New explorers will have to look for smaller structures, drill deeper for gas and examining unconventional reservoirs.
Middle East needs to focus on making new hydrocarbon discoveries
As I argued last March, the Middle East needs to be more active in exploring for new hydrocarbon resources. Adnoc’s offer last week of exploration blocks for direct bids is a first for the emirate. If the process is managed well, it will help refresh its petroleum sector, as well as setting the pace for other regional exploration.
There are four blocks on offer onshore, which wrap about the Adnoc Onshore area, and two offshore which lie to the west of the Adnoc Offshore fields. One of the onshore blocks covers Abu Dhabi city and the adjoining islands.
The company estimates the blocks hold billions of barrels of oil and trillions of cubic feet of gas, spread among existing undeveloped discoveries, and 110 prospects (well-characterised potential fields which require confirmation by drilling) and leads (which further work can mature into prospects).
It is not surprising that with some of the world’s largest fields, such as Zakum, Bab and Bu Hasa, adjacent, that these areas are very promising. But still, new explorers will have to look for smaller structures as well as new geological concepts and subtler hydrocarbon traps, drilling deeper for gas, and examining unconventional reservoirs.
Competitive bidding is the right way to go, rather than bilateral negotiations. It should enable Abu Dhabi speedily to get the best deal for its resources, while still leaving companies an incentive to explore aggressively.
Adnoc has indicated it should be open to a wide range of companies willing to qualify. Supermajors with a long history in Abu Dhabi – ExxonMobil, Shell, BP and Total – know the geology well, but new entrant Eni has one of the best global recent exploration track records. Smaller firms, as long as they meet safety standards and are sufficiently financed, will bring new ideas and may explore fields too small for the super-majors.
The Adnoc offering has some question-marks. New gas would be very welcome to meet growing demand, particularly if it is sweet (not containing hydrogen sulphide, which is toxic and pushes up development costs). But how will possibly smaller or more marginal new oil fields be prioritised against expansion of existing giants, if by 2024 or so overall production is still constrained by Opec limits? And will new entrants have ready access to Adnoc’s existing infrastructure of pipes and processing plants?
The global oil industry’s recent exploration record worldwide has been pretty dismal. Plenty of gas has been found, off Egypt, north-west Africa and east Africa. ExxonMobil has unearthed what looks like a major new oil province in deepwater Guyana in South America, and Statoil (soon to become Equinor) has made some impressive discoveries around Norway. Smaller, entrepreneurial companies such as Kosmos in Ghana, Mauritania and Senegal, Cairn in Senegal, and Tullow in various parts of Africa and Latin America, have had sterling successes.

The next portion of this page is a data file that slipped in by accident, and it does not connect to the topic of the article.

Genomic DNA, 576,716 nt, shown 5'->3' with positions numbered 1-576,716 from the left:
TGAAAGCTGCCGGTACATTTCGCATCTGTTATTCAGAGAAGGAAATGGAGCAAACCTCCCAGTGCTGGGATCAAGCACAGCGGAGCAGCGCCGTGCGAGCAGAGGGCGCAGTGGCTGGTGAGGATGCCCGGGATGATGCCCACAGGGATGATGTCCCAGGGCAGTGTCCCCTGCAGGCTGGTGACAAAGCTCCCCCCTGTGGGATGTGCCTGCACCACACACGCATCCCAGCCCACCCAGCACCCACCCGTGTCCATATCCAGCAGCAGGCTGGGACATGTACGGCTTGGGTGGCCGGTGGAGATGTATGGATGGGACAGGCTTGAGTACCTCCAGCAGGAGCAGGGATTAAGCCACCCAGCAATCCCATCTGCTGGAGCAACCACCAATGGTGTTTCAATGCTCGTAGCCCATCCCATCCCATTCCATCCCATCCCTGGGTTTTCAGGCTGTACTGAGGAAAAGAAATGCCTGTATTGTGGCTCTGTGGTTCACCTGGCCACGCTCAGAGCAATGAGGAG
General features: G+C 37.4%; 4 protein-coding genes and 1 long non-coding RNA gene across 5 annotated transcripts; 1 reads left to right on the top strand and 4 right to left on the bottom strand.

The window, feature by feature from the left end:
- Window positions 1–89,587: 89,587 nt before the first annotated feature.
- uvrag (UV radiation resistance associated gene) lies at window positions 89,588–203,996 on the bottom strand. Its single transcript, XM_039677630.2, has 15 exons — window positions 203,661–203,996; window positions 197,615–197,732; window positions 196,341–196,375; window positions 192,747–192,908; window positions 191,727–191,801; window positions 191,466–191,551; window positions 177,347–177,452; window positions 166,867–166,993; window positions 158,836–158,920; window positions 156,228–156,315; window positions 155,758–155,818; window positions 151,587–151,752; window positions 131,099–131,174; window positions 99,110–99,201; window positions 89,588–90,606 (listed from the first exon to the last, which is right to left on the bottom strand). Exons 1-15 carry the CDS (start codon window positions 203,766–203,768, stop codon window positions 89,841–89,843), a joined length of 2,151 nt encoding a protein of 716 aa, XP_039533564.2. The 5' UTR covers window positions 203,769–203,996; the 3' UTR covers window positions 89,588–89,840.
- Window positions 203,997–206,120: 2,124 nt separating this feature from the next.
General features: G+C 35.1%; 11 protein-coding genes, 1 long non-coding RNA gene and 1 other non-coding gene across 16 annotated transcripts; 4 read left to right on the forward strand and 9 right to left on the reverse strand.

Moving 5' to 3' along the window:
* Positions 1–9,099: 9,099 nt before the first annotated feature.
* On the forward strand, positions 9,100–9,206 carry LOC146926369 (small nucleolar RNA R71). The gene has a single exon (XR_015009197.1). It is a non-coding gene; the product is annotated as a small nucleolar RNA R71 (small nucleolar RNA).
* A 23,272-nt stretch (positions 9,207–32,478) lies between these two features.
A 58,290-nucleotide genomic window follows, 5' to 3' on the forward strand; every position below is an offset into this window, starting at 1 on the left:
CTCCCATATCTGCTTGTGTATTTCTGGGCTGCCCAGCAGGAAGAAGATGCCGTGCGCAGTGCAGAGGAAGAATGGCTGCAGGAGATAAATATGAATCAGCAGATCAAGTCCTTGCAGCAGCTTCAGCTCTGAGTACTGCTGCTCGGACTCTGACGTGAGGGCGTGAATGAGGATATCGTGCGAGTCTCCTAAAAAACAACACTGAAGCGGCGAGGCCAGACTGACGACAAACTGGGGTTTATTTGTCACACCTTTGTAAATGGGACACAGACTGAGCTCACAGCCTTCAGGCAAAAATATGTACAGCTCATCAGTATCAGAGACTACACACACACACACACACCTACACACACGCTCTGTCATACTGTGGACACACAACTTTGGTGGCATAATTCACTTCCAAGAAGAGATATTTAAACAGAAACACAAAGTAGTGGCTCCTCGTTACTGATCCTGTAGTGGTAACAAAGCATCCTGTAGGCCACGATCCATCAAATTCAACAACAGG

But in the last few years, despite heavy investment, impressive technology and new geological concepts, finds of oil have been back to the level of 1940. Many smaller firms have over-hyped their prospects, making it impossible for the sector as a whole to raise finance. This has not yet mattered too much, because of the boom in unconventional oil which is easily found (if less easily produced). But more balance and scope of new resources is desirable.
The opening of Mexico, where large and mid-size international firms have bid aggressively and already made some promising discoveries, shows the appetite for high-quality acreage. And where better for fresh exploration than the leading Middle East oil producers, hardly touched over the past two decades outside a few spots such as Kurdistan, south-west Iran and Saudi Aramco’s gas hunt.
Adnoc’s offering is the most interesting but not the only recent regional exploration offering. Bahrain has made headlines with its offshore shale oil find, which will at some point open to international investors.
Iraq’s fifth bidding round includes 11 blocks along the Iranian and Kuwaiti borders, though the ministry of oil caused consternation among potential bidders by bringing the date forward to this month, giving very little time to analyse the new contract.
In the northern UAE, Ras Al Khaimah has historically produced modest amounts of oil and gas. Now, with supplies from the Omani exclave of Musandam drying up, the state firm RAK Gas has offered to explorers its entire territory, onshore and offshore, divided into seven blocks. It also has a new contract model, which it feels will be appealing. The geology is complex, and likely discoveries not giant, but RAK’s industrial sector offers a ready market for gas.
Egypt has sought to build on the success of the giant deepwater Zohr gasfield by beginning initial surveys of its unexplored western Mediterranean and southern Red Sea waters. Oman, which has never found offshore oil or gas except in Musandam, now has a discovery near Masirah island on its south-east coast. And Lebanon, hoping to join the east Mediterranean gas boom, has finally awarded three offshore blocks.
Some of these countries are looking to revitalise falling or small-scale production, or begin it for the first time. Others, Abu Dhabi and Iraq foremost, are taking the next step on a strong legacy. For all, matching attractive terms for investors to the quality of their geology is the key.
Robin M. Mills is CEO of Qamar Energy, and author of The Myth of the Oil Crisis